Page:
Evening briefing: Today's essential headlines

Epsom College | The husband of the head of Epsom College owned a firearm found at the scene where the couple and their daughter were found dead, police have confirmed. George Pattison, 39, was a licensed gun holder, police said in a statement. Officers confirmed they are treating the discovery of the bodies of Mr Pattison, his wife Emma Pattison, 45, and their seven-year-old daughter, Lettie, as a murder investigation. Officers believe Mr Pattison killed his wife and daughter and then himself, a source briefed on the matter told The Telegraph.

Comment and analysis

World news: Russia suffers 'deadliest 24 hours'

Ukraine claims the last 24 hours were the deadliest of the war for Russian troops, as Moscow hurls tens of thousands of freshly mobilised soldiers and mercenaries into relentless winter assaults in the east. The Ukrainian military said 1,030 Russians were killed on Monday, describing it as the highest daily toll of the war so far and bringing the total to 133,190. The figure could not be independently verified and battlefield losses are notoriously difficult to estimate. But the unprecedented scale of reported casualties fits accounts from both sides that describe recent battles in snow-covered trenches as the deadliest combat of the war so far.

Tuesday interview

Hanneke Smits: ‘Do enough women want leadership roles? I don’t know – they need to speak up more’

As the City high-flyer becomes the new head of the 30% Club, she knows more than most how to overcome challenges women face in the workplace

Read the interview

Sport news: Vaughan is last man standing against Rafiq

Michael Vaughan is the last man standing to defend himself against Azeem Rafiq after the rest of the Yorkshire accused withdrew from disciplinary action or accepted charges. Next month’s hearing has been reduced dramatically in its scope after Richard Pyrah joined Andrew Gale, Matthew Hoggard, Tim Bresnan and John Blain in refusing to attend. With Vaughan, the former Ashes-winning England captain, the only person willing to fight to defend his reputation, pressure will now grow on England’s Adil Rashid to appear at the case in person.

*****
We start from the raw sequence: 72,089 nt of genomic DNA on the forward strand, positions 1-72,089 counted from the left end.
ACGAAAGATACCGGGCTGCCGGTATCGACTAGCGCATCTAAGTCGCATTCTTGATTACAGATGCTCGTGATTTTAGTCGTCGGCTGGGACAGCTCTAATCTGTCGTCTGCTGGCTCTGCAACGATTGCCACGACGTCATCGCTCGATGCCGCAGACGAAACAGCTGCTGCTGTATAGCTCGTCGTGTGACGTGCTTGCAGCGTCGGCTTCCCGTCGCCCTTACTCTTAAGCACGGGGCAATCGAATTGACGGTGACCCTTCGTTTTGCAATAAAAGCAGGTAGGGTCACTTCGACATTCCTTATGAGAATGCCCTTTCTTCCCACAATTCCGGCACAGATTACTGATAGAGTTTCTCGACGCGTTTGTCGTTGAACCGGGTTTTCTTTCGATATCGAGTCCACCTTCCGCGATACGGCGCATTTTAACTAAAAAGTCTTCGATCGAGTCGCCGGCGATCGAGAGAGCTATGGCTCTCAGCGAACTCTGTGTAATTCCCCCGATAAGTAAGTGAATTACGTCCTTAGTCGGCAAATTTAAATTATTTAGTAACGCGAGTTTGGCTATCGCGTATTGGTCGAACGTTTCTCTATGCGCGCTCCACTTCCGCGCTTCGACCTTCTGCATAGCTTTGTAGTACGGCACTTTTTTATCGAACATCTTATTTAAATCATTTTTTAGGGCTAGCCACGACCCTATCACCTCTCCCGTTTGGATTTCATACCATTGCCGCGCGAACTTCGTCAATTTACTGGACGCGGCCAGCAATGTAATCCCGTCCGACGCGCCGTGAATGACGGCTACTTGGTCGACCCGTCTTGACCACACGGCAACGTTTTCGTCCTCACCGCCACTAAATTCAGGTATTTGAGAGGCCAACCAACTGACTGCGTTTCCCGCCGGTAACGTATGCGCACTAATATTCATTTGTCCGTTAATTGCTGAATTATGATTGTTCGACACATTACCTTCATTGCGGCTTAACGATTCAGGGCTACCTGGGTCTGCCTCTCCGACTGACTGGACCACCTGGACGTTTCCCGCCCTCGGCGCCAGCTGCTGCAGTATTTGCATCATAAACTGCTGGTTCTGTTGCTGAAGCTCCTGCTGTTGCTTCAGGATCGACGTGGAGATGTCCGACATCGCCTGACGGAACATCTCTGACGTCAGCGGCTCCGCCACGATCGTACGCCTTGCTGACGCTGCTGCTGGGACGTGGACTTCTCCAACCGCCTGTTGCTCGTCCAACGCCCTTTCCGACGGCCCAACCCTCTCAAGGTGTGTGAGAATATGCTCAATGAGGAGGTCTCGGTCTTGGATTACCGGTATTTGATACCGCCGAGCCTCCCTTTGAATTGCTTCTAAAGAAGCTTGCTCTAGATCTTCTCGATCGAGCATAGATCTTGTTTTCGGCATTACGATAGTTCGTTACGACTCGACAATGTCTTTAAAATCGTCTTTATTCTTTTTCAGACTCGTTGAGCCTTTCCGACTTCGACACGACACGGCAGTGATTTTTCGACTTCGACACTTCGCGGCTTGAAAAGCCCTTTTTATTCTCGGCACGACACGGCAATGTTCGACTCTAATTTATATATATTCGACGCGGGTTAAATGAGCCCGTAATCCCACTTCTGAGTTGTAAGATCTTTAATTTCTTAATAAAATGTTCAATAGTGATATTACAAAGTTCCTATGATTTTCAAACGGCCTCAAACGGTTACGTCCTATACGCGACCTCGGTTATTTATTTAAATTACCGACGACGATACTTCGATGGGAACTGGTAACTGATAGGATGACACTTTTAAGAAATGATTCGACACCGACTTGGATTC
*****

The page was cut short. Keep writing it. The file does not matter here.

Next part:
Editor's choice

Global Health | Bike-ageddon: the country with the worst motorcycle death rate in the world

Art | The ‘stone from Heaven’ used to create a masterpiece… that’s now enriching the Taliban

Health | What a brain expert does daily to ward off dementia

Business news: Putin pressures Bank of Russia

Vladimir Putin is pressuring the Bank of Russia to be more upbeat about the outlook for the country's economy as his invasion of Ukraine heads for a second year. Kremlin officials want a clearer hint that interest rates may come down later this year when the central bank holds its first board meeting of 2023 on Friday, sources told Bloomberg. Governor Elvira Nabiullina and her colleagues have so far been unwilling to suggest any imminent easing because of risks of higher inflation, they said, and instead are likely to indicate that rates have little room to fall.

Tonight starts now

Missing Happy Valley? These 12 dramas will help fill the void | From Kate Winslet's gritty cop series Mare Of Easttown to Sarah Lancashire's abduction drama Kiri, there's more where Happy Valley came from.

Three things for you

And finally... for this evening's downtime

Why Nottingham is England’s most underrated city | For a weekend break, it has attractions to rival Oxford and York – so why is Nottingham only the 18th most visited city in Britain?